The interviewer should feel that it has been an enlightening experience that has provided a contribution to the listener's understanding and appreciation of both the subject and the interviewee. If the interview has been recorded, it should be immediately checked by playing back the last 15 seconds or so. No more, otherwise the interviewee, if they are able to hear it, is sure to want to change something and one embarks on a lengthy process of explanation and reassurance. The editorial decision as to the content of the interview as well as the responsibility for its technical quality rests with the interviewer. If, for any reason, it is necessary to re-take parts of a recording, it is gener- ally wise to adopt an entirely fresh approach rather than attempt to recreate the original. Without making problems for the later editing, the questions should be differently phrased to avoid an unconscious effort to remember the previous answer. This amounts to having had a full rehearsal and will almost certainly provide a stale end product. The interviewee who is losing track of what is going into the final piece is also liable to remark ... and as I've already explained...' or... and as we were saying a moment ago...'. Such references to material which has been edited out will naturally mystify the listener, possibly losing concentration on what is currently being said.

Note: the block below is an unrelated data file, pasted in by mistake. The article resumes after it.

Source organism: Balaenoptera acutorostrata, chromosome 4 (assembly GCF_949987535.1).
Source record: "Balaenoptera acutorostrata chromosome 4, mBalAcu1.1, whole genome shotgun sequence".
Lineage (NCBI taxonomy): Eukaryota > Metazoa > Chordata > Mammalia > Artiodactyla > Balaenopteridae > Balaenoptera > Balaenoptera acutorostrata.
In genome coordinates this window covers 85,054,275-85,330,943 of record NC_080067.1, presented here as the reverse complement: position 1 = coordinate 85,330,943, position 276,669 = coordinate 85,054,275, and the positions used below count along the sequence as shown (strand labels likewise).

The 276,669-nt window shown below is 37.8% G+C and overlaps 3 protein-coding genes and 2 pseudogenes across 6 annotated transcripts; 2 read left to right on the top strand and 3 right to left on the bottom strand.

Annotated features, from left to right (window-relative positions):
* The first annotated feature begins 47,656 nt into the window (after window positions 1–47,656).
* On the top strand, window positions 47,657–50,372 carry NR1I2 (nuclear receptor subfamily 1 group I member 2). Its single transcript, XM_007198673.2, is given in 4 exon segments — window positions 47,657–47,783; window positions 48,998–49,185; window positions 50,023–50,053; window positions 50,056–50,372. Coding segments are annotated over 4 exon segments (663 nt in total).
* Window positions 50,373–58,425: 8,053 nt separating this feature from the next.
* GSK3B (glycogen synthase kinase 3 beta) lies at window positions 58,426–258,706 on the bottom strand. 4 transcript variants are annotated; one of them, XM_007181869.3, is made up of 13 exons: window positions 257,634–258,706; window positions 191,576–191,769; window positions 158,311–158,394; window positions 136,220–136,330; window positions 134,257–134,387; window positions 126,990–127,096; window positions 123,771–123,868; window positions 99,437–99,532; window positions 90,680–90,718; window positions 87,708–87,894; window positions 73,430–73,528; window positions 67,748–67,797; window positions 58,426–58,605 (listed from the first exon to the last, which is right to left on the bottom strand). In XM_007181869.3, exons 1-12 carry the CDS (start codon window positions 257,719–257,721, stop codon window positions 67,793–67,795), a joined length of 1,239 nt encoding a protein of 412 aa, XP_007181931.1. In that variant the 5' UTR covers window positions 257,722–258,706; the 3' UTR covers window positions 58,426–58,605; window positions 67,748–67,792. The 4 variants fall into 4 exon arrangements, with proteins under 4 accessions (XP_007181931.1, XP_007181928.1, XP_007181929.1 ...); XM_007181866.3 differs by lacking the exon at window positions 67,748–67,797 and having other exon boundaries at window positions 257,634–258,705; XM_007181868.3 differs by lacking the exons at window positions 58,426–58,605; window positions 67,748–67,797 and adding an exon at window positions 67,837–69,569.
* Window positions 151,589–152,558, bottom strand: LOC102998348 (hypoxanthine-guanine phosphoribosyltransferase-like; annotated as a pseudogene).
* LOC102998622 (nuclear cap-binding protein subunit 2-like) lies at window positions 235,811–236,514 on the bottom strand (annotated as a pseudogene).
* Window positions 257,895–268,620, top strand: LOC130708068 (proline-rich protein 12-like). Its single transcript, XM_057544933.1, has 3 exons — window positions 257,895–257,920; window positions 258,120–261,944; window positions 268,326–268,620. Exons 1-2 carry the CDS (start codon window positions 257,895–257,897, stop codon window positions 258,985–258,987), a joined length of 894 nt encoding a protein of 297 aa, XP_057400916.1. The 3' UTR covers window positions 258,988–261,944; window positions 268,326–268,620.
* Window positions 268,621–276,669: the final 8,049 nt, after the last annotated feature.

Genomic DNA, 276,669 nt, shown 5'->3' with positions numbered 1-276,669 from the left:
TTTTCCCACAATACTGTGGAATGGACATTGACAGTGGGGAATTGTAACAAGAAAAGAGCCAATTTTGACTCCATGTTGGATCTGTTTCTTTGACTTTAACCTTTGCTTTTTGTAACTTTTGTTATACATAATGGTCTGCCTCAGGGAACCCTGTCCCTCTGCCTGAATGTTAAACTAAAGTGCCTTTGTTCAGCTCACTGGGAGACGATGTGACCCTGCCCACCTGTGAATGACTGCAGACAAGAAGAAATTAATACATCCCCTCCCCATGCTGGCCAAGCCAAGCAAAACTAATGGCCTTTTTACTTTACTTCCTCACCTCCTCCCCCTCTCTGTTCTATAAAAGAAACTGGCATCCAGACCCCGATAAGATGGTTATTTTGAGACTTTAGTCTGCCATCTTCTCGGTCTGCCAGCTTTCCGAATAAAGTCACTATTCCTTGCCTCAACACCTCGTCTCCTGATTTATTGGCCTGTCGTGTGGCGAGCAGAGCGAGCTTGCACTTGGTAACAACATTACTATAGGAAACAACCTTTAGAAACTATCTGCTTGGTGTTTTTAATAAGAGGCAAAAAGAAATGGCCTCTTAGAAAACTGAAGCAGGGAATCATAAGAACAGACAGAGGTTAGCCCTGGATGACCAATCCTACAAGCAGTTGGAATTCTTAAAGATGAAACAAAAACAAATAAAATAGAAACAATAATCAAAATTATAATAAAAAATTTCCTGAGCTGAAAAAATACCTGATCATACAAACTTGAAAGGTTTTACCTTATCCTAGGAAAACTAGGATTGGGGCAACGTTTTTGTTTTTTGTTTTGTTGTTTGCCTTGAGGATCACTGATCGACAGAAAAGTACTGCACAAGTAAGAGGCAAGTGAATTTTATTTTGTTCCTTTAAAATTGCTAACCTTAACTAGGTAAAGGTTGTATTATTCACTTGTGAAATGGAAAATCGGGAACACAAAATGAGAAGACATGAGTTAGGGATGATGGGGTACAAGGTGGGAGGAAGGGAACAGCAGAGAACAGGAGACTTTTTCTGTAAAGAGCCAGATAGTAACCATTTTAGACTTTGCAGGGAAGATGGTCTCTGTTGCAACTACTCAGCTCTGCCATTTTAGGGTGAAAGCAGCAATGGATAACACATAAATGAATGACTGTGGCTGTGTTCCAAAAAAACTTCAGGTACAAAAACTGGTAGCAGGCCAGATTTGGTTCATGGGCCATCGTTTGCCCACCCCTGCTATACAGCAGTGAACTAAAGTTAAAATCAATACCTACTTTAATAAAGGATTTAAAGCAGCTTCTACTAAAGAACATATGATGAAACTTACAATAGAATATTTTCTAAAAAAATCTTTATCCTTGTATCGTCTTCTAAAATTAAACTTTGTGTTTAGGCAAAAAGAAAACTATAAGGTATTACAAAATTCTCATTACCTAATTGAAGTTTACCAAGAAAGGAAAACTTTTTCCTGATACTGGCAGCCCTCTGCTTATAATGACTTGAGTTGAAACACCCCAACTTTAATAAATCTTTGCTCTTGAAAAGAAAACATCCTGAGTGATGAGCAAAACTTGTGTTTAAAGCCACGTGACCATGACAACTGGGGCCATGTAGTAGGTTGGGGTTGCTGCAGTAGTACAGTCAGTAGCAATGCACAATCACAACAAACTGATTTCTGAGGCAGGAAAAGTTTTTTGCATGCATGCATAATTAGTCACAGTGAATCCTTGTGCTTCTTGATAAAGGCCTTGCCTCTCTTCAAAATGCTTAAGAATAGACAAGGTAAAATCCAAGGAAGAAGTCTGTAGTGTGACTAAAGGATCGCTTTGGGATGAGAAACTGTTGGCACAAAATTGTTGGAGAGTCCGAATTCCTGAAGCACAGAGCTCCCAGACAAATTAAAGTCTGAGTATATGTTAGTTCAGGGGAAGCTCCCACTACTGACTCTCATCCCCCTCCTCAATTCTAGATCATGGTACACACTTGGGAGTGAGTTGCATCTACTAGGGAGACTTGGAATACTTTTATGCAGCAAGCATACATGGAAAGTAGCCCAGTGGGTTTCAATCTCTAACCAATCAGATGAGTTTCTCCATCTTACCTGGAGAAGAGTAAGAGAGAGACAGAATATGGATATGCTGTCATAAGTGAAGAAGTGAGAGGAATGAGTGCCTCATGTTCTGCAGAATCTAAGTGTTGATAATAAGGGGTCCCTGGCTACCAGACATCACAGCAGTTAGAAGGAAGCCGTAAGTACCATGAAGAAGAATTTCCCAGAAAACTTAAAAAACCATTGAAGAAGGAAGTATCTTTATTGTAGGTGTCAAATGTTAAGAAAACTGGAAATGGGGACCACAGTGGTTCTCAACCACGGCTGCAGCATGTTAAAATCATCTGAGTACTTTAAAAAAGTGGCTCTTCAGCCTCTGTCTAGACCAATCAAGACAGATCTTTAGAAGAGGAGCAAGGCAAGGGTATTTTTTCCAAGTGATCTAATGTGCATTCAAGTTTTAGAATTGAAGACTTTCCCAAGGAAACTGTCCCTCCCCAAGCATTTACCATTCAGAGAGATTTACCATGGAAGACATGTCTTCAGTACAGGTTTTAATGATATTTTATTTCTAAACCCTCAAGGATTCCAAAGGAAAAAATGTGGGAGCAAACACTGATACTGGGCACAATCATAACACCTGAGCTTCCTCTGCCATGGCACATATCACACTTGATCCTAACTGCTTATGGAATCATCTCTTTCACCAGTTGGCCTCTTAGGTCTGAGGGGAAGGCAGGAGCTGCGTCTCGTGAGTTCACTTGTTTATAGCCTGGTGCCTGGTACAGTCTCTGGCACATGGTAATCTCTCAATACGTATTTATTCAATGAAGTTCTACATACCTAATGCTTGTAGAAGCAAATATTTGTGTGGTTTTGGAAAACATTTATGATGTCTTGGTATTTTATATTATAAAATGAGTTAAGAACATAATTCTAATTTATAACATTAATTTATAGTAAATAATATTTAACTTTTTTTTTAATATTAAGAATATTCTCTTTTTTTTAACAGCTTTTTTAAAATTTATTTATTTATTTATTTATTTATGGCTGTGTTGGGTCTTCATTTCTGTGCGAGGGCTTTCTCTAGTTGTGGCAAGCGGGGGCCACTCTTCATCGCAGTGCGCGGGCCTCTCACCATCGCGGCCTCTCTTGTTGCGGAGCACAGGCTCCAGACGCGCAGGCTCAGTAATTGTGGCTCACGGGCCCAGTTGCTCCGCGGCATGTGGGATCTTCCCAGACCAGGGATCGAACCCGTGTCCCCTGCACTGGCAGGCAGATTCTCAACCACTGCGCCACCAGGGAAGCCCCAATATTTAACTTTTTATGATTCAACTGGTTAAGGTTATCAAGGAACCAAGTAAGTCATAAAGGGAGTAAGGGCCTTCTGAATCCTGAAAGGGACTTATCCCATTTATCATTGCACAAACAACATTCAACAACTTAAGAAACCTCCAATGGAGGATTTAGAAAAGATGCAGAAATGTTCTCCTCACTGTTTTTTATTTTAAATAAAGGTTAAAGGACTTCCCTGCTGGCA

If the interview has been recorded, the interviewee will probably want to know the transmission details. If the material is specific to an already scheduled programme, this information can be given with some confi- dence. If, however, it is a news piece intended for the next bulletin, it is best not to be too positive lest it be overtaken by a more important story and consequently held over for later use. Tell the interviewee when you hope to broadcast it, but if possible avoid total commitment.
Thank the interviewee for their time and trouble and for taking part in the programme. If a journey to the studio is involved, it may be normal to offer travelling expenses or a fee according to station policy. Irrespective of how the interview has gone, professional courtesy at the closing stage is important. After all, you may want to talk again tomorrow.